Ready For Takeoff
Remember how every episode of the original Star Trek TV series began with Captain Kirk proclaiming that he was about to "boldly go where no man has gone before"? Well, that's often what you'll be asked to do when you sign on with a franchised business. The burden is on you to take a product or service and sell it in markets that may be untried, untested and, if you don't watch out, unsuited to your franchise. So before you try to take that McDonald's, Sir Speedy or 7-Eleven where no McDonald's, Sir Speedy or 7-Eleven has gone before, find out if it will work.
The Value Of Research
Before you decide to buy a franchise, you need to determine the extent of the demand for its products or services. By systematically collecting, analyzing and interpreting market data, you can uncover key trends, form a better understanding of the franchise's market, customers and competitors, and make an educated decision about whether to purchase it. Those insights can help you answer questions such as the following:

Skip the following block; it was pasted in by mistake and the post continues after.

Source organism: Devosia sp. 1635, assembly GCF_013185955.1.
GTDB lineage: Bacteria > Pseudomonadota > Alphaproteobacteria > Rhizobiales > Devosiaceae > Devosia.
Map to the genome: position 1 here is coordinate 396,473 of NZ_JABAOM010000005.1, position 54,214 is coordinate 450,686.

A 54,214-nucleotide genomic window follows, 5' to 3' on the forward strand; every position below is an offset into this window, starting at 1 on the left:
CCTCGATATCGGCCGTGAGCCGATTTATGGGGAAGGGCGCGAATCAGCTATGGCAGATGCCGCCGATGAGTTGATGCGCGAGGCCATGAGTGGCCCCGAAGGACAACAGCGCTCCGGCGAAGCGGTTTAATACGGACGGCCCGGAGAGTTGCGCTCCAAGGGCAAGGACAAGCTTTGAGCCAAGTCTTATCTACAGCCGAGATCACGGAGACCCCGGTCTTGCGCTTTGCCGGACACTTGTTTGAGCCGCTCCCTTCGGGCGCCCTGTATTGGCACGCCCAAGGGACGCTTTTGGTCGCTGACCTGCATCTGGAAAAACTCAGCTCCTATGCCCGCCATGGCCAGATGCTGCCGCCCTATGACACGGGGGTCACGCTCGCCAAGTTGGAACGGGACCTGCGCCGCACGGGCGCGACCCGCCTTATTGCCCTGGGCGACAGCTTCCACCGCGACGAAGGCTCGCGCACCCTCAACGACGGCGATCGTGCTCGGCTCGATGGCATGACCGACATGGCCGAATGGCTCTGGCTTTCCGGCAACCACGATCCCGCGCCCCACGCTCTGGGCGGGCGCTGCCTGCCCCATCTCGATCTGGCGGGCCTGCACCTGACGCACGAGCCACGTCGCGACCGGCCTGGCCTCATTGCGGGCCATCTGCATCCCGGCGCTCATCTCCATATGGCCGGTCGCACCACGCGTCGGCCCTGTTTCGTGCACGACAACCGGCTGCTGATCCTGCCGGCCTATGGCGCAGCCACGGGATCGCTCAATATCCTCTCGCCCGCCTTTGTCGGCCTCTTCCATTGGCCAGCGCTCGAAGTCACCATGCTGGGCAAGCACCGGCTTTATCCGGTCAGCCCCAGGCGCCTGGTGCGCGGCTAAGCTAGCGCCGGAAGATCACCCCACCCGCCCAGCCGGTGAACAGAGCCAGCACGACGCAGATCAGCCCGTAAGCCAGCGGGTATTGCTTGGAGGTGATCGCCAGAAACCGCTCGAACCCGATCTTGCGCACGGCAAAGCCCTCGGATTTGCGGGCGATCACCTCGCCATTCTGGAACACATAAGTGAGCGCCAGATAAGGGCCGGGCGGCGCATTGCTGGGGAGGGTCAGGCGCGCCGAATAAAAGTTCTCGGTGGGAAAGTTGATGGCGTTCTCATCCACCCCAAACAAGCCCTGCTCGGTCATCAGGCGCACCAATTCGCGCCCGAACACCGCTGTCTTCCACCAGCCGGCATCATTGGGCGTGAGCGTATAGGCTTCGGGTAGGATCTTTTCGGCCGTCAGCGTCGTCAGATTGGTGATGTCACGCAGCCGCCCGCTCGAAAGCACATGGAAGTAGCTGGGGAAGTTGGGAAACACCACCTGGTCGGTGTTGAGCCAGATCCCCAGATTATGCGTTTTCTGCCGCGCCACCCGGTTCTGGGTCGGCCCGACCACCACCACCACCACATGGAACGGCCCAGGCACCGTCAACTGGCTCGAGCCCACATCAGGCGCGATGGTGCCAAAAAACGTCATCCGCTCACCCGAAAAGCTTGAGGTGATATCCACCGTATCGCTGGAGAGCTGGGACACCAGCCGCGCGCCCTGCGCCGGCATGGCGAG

- Who are my potential customers?
- Where do they live?
- How often do they buy the products or services the franchise offers?
- What styles, colors or flavors do they prefer?
- Why do or don't they buy from the franchise?
- How do the strengths of the product or service match their needs and wants?
- What hours do they prefer to shop?
- How do they rate the franchise vs. its competitors?
- What advertising media are likely to reach them?
If the research shows that demand is sufficient to support your prospective franchise, you can use the results to help find an ideal location and develop a start-up marketing plan. Investing in market research before you buy will also help you organize information for prospective lenders.
And if your research reveals that customer demand for a franchised product or service is declining or non-existent, you'll avoid making an expensive, heartbreaking mistake.